Steinberg said the process involves ending classes early, deleting videos within 25 minutes, and following up with teachers and parents on the issue. At the end of last year, about a month after Jordan witnessed the incident, the company also launched a "critical safety concerns" button, which made it easier for teachers to alert "firefighters" when they thought their children were in danger. VIPKID repeatedly refused to give further interviews on the subject, nor did it elaborate on how to report abuses to local authorities.
According to VIPKID, these policies have been communicated to teachers through weekly communications sent by the company. Teachers can also see the content through the support page in the platform's online portal. But several teachers who spoke to me said that they had never noticed any such policy. Even teachers who read every state's correspondence carefully are no exception. One of them finally found a description of the key security concerns button in his weekly newsletter on December 11, 2018. This is the seventh item in the e-mail, and the information before it also covers new VIPKID brand goods, new augmented reality sticker notifications, and a competition to create "the most interesting holiday season classroom background". In addition, the announcement did not explain what measures the "firefighters" would actually take.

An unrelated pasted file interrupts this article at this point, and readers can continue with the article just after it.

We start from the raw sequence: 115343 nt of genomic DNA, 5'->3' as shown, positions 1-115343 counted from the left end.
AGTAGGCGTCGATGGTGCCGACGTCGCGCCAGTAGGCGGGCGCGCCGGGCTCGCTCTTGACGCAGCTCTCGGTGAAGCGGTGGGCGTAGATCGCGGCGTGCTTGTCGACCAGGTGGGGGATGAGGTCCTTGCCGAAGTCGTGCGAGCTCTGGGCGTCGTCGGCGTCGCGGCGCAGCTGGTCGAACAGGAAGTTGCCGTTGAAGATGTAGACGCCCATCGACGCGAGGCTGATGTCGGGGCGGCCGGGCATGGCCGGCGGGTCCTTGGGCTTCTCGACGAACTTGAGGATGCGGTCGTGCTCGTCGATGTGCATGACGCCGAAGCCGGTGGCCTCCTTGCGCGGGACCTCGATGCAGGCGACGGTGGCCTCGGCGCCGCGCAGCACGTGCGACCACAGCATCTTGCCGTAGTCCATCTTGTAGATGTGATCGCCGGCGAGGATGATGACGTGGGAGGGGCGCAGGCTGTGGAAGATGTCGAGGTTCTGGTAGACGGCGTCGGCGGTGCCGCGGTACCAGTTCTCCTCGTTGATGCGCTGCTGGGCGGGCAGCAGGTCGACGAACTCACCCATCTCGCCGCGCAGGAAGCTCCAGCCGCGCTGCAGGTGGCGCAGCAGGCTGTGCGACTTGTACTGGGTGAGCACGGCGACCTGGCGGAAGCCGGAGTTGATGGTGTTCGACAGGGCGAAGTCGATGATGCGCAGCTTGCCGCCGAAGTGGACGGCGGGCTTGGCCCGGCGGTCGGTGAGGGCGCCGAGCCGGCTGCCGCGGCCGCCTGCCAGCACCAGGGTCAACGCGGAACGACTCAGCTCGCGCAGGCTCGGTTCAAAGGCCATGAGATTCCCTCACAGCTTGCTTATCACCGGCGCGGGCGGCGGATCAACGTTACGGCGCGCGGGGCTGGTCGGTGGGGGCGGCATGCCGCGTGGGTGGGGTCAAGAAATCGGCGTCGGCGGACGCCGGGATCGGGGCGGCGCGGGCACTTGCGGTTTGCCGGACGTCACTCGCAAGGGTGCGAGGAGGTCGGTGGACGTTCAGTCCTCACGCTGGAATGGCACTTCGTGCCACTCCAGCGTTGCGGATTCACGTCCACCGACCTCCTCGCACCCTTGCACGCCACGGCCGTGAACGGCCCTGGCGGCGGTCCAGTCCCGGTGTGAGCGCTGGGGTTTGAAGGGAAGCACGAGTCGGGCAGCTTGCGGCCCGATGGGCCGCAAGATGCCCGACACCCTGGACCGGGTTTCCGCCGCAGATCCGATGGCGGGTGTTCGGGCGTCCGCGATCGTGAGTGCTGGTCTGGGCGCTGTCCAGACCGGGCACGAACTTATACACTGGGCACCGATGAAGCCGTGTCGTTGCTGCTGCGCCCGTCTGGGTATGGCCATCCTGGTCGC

However, the industry seems to be coping with the challenges it faces. Last month, Jiuyi sent an e-mail to teachers reminding them to report abuse "strictly in accordance with the requirements". But the e-mail added that in order to protect students'privacy, teachers who report misconduct will not receive any follow-up information from the company. "We assure you that our team will solve any problem in a prudent manner." The email said.